2018 Local Area Personal Income in Curry CountyDecember 10, 2019 New figures published from the Bureau of Economic Analysis show healthy gains in Oregon and Curry County per capita personal income (PCPI) between 2017 and 2018. PCPI is just one of the figures recently released in the State and Local Area Personal Income series available now for 2018 at www.bea.gov.
PCPI is one of the most often cited figures to measure an area’s overall economic health and prosperity. But there are a few factors that make this an imperfect yardstick to compare local areas and economies. Since the data use total income – earnings from work; personal current transfer receipts; and dividends, interest, and rent – and divide that by total population, areas with a higher concentration of older residents can show lower PCPI. As people leave the labor force, they have likely passed their peak earning years, and therefore have less contribution to the net earnings component of income. Remember PCPI represents income, rather than wealth. Older residents may have substantial wealth but not have as much relative income, and this wealth would not be captured in PCPI figures, unless it was income-generating investments that would show up in the “dividends, interest, and rent” portion of PCPI. Just as we’ve seen corporate profits rising much faster than average U.S. worker wages, faster growth in overall economic output doesn’t necessarily mean equally fast growth in per capita personal income.
Another limitation of comparing local economies using PCPI as a yardstick is that there is no accounting for the differences in cost-of-living among local areas. Places with lower cost of living and lower PCPI can be relatively as well-off as areas with higher cost of living and higher PCPI. Knowing the limitations of the data can help you understand how to view the figures in a clearer context. All that being said, lets forge ahead and look at the new figures for 2018.
In 2018, Curry County’s PCPI was $42,657 the 1,444th highest PCPI among 3,100 U.S. counties. Curry County’s PCPI rose by 5.0 percent from 2017, slightly slower growth than for Oregon statewide (6.2%) and the U.S. (5.6%). Curry County’s PCPI was 84 percent of the statewide PCPI and 78 percent of the U.S. average per capita personal income.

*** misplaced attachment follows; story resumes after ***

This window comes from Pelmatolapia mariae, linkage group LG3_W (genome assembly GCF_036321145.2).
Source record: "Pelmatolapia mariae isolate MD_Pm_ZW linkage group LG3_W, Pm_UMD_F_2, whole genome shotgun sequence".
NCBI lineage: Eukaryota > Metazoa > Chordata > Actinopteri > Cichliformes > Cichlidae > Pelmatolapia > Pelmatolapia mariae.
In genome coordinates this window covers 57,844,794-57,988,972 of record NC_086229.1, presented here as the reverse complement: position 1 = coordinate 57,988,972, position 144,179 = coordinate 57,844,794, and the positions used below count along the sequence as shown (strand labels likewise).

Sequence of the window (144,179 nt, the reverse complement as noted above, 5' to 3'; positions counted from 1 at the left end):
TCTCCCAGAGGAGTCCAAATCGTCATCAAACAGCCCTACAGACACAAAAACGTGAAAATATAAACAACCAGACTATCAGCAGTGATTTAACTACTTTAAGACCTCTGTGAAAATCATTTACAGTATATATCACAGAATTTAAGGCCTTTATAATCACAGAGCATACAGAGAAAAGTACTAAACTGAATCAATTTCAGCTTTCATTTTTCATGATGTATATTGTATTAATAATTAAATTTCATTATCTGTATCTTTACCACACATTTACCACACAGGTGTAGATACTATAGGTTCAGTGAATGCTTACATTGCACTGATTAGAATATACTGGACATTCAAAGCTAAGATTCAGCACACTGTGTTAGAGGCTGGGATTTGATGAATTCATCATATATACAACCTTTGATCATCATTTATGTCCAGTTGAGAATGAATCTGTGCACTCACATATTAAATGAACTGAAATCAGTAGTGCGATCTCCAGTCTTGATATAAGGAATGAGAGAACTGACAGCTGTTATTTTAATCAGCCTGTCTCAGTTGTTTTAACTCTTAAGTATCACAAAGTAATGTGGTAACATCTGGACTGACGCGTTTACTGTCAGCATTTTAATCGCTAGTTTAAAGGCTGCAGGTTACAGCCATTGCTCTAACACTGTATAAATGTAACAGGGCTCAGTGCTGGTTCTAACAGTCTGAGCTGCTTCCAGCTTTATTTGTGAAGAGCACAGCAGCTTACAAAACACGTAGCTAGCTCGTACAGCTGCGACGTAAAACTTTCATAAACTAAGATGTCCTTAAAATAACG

About 39 percent of Curry County’s PCPI is from net earnings, which includes wage and salary income, farm and non-farm proprietor income. Curry’s net earnings share of personal income was much lower than for the United States (63%) or Oregon statewide (60%). Average earnings per job in Curry County were $39,112 compared with $58,347 for Oregon as a whole. Average nonfarm proprietor income in Curry County fell below the Oregon average, at $22,976 versus the state’s $32,655.
Per capita personal current transfer receipts made up about 17 percent of U.S. PCPI and 35 percent in Curry County. About 94 percent of Curry County personal current transfer receipts were from “retirement and other income,” reflecting our older population with more retirees than the state overall. Curry County had higher per capita retirement and other income ($14,149) than Oregon ($8,729). Curry County also has a $94 greater “per capita income maintenance” than the Oregon average.
Dividends, interest, and rent income accounted for about 26 percent of Curry’s personal income in 2018, a greater share than the share for the U.S. (21%). Since the late 1960s, Curry County’s PCPI gap with Oregon has ranged between -7.6 percent in 1986 to a peak of nearly 20 percent lower than the statewide figure in 1969. In 2018, the gap between Curry and Oregon’s PCPI was $8,186 or 16.1 percent below Oregon’s PCPI figure. Curry County’s PCPI has roughly paralleled Coos’ over the years, with Curry County income just slightly less than Coos’ since 2013. During the past few years during recovery from the Great Recession, the gap between Curry County and Oregon has grown slightly, reflecting the slower overall recovery and less income growth compared with the statewide average.
There are many other data and statistics available from the State and Local Personal Income series published by the Bureau of Economic Analysis. For more information, visit the website and explore the interactive tables listed.